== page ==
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Cold agglutinin disease and COVID-19 requiring therapeutic plasma exchange
  1. Yousuf Ahmed1,
  2. Aditi Khandelwal2,3 and
  3. Laura Walker1,4
  1. 1University of Toronto Faculty of Medicine, Toronto, Ontario, Canada
  2. 2Division of Haematology and Medical Oncology, Department of Medicine, St Michael's Hospital, Toronto, Ontario, Canada
  3. 3Medical Services & Hospital Relations, Canadian Blood Services, Toronto, Ontario, Canada
  4. 4Department of Medicine, St Michael's Hospital, Toronto, Ontario, Canada
  1. Correspondence to Dr Laura Walker; laura.walker{at}


A 70-year-old man with known cold autoimmune haemolytic anaemia was referred to the emergency department with increased shortness of breath on exertion. He had been confirmed positive for non-variant COVID-19 infection 1 week earlier based on nasopharyngeal swab PCR assay. CT thorax demonstrated diffuse patchy bilateral ground glass opacities, consistent with COVID-19 pneumonia. Bloodwork demonstrated severe cold agglutinin mediated haemolytic anaemia. To help stabilise the patient, he was transferred to a tertiary care hospital for urgent therapeutic plasma exchange. Key supportive therapy included folic acid supplementation, ensuring the patient was kept warm and warmed infusions including transfusions via the apheresis machine. The patient made a good recovery following plasma exchange, and his haemoglobin levels remained stable by discharge.

  • COVID-19
  • haematology (incl blood transfusion)
  • haematology (drugs and medicines)

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COVID-19 had rapidly spread across the globe, resulting in over 147 million cases worldwide as of April 2021.1 COVID-19 has also been associated with exacerbation of underlying autoimmune diseases due to dysregulated immune responses following infection.2 Here, we describe a patient with an exacerbation of cold autoimmune haemolytic anaemia (cAIHA) after COVID-19 infection. This case discusses treatment modalities for patients with cold agglutinin disease (CAD) exacerbation while infected with COVID-19.

Case presentation

A 70-year-old man with underlying CAD, gout and chronic viral hepatitis B without cirrhosis, presented to the emergency department with progressively increasing dyspnoea on exertion and haemoglobinuria. In the emergency department, the patient was afebrile, tachycardic and tachypneic with no hypoxaemia (table 1). Clinical examination revealed no evidence of any acute bleed. The patient was diagnosed with rapid haemolysis with a precipitous decline in his haemoglobin of 34 g/L within 12 hours. CAD was confirmed by positive haemolytic markers, blood film demonstrating agglutination (figure 1), and a direct antiglobulin test positive for C3d. Further testing confirmed a high thermal amplitude of 34 °C.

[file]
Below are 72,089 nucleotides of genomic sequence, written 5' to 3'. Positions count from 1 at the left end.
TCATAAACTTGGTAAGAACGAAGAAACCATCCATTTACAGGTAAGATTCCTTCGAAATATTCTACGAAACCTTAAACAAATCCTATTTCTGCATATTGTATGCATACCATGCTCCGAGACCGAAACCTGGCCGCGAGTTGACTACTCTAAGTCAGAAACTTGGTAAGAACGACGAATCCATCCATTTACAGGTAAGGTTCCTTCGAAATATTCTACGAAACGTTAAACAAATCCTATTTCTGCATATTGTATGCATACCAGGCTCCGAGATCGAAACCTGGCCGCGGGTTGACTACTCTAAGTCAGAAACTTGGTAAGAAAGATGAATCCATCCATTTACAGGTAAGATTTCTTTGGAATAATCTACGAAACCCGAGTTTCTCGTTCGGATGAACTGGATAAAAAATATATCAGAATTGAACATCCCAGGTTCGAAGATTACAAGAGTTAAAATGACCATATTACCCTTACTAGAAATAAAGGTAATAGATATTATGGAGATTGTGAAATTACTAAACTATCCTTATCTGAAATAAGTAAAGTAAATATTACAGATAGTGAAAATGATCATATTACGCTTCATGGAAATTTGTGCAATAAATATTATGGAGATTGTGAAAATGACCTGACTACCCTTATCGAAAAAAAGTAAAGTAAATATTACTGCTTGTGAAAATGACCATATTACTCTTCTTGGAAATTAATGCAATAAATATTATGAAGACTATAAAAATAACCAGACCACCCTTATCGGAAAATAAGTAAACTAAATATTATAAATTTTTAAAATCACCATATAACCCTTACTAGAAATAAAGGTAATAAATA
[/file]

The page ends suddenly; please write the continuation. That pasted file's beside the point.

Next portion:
Figure 1

Peripheral blood smear (A: ×20, B: ×40) showing multiple areas of red blood cell agglutination (arrows), spherocytes (black arrowhead), polychromasia (red arrowhead) including nucleated red cells suggesting cold autoimmune haemolysis.

Table 1

Findings and lab results


Given positive clinical, microbiological and radiological symptoms of COVID-19 pneumonia, the patient was monitored closely. Although there were no episodes of hypoxia, he was started on dexamethasone 6 mg orally daily in the intensive care unit (ICU) due to concern for possible rapid clinical deterioration.3 The patient’s haemoglobin levels were closely monitored given his history of cold agglutinin haemolytic anaemia. Progressive haemolysis required transfusion of two units of cross-matched compatible packed red blood cells (pRBC) through a blood warmer. The transfused pRBCs were phenotypically matched for RhD, C, E and K antigens. For urgent treatment of the cAIHA, the patient was transferred to our centre and received therapeutic plasma exchange (TPE), allowing rapid removal of pathogenic cold agglutinins. Rituximab could not be used acutely due to concerns for worsening underlying COVID-19 pneumonia. He also received folic acid supplementation and was kept warm. This was achieved by ensuring that the room temperature was above the thermal amplitude of the cold antibody (34°C), by covering the patient with hats, gloves, socks and blankets, and by warming all infusions throughout his stay, including the pRBC transfusions, via an apheresis machine.

Outcome and follow-up

The patient responded well to cAIHA treatment. With treatment, his haemoglobin and haemolytic parameters rapidly improved. He remained in the ICU for 4 days and his haemoglobin levels gradually increased to 90 g/L before he was discharged to his home hospital for further monitoring. From a COVID-19 perspective, he remained stable and he did not require oxygen during his hospital stay. The follow-up plan included evaluation for either rituximab and bendamustine versus enrolment in a complement inhibitor clinical trial once he recovered from COVID-19.